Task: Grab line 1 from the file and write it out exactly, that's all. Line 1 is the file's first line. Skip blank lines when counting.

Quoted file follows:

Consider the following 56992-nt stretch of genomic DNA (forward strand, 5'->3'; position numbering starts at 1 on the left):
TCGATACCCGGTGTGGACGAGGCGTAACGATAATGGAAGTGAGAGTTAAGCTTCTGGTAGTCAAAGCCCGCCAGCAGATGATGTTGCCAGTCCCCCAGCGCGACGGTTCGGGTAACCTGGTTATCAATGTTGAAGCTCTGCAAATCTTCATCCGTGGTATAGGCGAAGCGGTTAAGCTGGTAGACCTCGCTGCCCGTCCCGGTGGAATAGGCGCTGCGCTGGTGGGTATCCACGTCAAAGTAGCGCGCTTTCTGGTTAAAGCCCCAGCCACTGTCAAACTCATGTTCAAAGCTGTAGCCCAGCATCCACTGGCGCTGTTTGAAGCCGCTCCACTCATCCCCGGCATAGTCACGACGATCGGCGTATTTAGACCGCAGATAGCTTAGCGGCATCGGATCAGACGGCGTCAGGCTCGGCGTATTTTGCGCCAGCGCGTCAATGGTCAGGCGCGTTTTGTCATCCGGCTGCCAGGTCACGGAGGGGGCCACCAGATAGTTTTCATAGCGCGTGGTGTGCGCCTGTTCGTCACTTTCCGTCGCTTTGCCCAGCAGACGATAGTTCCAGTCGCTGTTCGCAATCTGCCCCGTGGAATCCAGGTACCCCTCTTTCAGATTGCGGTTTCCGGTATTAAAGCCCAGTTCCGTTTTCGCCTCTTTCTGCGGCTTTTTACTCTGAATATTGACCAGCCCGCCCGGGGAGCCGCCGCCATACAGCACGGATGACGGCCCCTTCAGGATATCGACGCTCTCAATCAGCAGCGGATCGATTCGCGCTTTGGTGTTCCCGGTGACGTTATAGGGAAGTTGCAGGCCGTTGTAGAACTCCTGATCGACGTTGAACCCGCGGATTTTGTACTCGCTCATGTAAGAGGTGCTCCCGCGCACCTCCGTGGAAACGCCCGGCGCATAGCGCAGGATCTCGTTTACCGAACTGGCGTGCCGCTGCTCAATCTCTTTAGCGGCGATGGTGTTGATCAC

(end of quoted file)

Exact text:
Consider the following 56992-nt stretch of genomic DNA (forward strand, 5'->3'; position numbering starts at 1 on the left):